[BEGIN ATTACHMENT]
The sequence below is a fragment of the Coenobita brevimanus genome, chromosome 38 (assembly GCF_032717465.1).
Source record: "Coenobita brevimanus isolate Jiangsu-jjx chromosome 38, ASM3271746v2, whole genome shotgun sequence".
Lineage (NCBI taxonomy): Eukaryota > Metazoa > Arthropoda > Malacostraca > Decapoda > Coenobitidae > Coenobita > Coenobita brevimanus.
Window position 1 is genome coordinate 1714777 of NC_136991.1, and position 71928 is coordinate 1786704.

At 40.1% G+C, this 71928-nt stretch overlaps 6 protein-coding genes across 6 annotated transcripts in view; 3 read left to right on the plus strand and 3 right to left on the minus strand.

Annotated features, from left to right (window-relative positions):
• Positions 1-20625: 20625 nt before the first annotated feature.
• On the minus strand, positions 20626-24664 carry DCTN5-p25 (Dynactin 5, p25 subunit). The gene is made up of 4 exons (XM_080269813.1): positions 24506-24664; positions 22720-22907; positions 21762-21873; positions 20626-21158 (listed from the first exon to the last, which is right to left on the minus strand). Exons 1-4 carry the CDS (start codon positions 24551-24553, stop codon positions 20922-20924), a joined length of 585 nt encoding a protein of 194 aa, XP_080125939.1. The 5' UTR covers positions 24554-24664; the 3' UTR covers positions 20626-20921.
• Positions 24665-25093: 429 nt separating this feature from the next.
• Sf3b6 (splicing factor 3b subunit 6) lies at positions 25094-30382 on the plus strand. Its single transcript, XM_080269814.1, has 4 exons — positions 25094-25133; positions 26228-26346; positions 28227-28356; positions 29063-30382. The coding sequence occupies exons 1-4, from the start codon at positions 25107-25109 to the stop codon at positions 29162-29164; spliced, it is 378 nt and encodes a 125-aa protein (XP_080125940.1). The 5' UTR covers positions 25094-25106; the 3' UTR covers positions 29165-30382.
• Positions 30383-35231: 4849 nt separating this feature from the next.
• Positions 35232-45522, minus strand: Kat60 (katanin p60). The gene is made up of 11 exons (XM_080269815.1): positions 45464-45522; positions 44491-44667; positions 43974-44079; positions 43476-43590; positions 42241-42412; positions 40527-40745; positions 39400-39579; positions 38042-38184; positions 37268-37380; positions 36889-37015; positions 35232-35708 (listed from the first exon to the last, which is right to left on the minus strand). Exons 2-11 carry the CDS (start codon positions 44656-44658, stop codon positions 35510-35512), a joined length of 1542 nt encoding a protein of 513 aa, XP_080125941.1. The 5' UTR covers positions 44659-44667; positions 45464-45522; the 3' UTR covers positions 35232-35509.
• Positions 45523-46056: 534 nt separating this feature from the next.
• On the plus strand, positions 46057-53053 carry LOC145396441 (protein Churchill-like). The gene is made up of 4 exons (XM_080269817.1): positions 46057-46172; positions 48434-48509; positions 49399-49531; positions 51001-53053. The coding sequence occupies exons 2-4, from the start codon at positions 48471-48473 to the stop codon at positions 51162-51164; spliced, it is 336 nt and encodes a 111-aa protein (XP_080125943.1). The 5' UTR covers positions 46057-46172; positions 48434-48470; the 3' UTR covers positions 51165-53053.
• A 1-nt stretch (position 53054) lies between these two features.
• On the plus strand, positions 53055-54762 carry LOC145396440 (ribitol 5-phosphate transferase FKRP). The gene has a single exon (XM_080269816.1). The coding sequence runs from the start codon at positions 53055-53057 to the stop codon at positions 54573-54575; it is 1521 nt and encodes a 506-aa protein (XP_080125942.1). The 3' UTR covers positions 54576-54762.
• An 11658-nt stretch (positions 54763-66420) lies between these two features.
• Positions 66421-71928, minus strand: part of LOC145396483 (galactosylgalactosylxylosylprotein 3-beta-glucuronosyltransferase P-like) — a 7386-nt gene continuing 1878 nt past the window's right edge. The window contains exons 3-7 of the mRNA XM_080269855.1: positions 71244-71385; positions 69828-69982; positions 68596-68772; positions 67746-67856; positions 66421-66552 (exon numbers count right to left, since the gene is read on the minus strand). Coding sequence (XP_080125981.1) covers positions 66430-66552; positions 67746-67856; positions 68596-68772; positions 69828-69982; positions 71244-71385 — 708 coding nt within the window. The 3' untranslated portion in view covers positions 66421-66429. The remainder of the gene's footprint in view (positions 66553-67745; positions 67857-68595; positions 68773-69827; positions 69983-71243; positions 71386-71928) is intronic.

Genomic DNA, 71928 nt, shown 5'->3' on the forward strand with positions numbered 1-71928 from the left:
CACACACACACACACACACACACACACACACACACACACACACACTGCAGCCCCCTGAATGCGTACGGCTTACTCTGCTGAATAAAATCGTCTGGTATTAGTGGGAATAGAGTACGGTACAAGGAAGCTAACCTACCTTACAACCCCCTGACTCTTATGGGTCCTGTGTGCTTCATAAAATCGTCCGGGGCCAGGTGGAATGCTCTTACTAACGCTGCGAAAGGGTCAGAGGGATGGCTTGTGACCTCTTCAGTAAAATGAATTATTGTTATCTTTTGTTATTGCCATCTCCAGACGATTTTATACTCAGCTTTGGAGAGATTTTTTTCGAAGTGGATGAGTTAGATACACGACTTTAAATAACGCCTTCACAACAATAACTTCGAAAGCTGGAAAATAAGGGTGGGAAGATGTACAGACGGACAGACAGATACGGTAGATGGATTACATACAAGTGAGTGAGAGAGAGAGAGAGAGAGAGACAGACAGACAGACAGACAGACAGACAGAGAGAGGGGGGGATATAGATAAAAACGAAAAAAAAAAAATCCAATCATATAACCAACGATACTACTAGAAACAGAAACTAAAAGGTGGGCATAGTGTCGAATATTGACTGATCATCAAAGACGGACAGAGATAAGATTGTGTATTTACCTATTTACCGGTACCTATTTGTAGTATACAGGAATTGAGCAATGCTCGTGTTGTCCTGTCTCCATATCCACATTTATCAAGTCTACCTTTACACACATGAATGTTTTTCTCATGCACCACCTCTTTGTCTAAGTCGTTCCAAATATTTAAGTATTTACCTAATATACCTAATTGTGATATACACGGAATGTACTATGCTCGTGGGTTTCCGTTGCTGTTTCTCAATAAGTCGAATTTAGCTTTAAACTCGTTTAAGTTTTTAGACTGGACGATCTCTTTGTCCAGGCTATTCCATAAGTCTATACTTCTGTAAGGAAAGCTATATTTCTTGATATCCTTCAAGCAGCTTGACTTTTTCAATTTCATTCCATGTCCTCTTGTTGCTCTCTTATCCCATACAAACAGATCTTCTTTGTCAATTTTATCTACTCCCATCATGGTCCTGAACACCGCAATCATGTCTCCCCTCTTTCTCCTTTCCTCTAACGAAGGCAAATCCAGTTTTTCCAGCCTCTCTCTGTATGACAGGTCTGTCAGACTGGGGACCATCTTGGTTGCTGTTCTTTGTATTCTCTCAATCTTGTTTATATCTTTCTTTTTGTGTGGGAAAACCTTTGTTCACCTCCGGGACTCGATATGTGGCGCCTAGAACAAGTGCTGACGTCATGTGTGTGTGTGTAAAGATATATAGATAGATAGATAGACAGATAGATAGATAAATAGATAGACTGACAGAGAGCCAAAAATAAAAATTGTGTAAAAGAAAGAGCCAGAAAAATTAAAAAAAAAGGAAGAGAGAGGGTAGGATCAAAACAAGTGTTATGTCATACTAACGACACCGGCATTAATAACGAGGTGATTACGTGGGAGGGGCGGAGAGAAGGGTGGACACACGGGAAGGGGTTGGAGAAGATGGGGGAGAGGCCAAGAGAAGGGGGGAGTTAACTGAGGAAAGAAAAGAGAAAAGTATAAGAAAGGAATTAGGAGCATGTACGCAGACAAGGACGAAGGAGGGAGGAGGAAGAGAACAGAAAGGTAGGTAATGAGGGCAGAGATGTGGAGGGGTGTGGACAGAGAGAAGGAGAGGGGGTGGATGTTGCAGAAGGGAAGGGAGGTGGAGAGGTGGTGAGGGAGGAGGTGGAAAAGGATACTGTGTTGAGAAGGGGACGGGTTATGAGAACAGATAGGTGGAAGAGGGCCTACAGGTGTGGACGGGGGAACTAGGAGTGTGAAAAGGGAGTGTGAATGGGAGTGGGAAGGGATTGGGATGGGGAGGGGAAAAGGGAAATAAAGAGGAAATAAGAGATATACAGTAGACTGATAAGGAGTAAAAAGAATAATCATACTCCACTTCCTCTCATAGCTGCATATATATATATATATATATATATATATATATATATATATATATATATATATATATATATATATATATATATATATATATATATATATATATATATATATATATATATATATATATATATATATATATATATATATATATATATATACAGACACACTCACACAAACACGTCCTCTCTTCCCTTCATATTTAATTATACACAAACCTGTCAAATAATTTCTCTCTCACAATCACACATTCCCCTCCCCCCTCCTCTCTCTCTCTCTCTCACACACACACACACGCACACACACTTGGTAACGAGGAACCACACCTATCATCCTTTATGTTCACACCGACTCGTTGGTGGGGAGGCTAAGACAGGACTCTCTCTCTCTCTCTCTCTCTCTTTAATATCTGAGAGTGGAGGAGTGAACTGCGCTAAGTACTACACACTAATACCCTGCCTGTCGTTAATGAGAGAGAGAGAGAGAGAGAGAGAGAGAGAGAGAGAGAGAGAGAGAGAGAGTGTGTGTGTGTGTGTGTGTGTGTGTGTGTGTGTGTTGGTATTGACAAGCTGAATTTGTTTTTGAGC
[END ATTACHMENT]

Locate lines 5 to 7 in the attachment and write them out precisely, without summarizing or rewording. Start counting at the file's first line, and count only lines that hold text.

At 40.1% G+C, this 71928-nt stretch overlaps 6 protein-coding genes across 6 annotated transcripts in view; 3 read left to right on the plus strand and 3 right to left on the minus strand.

Annotated features, from left to right (window-relative positions):
• Positions 1-20625: 20625 nt before the first annotated feature.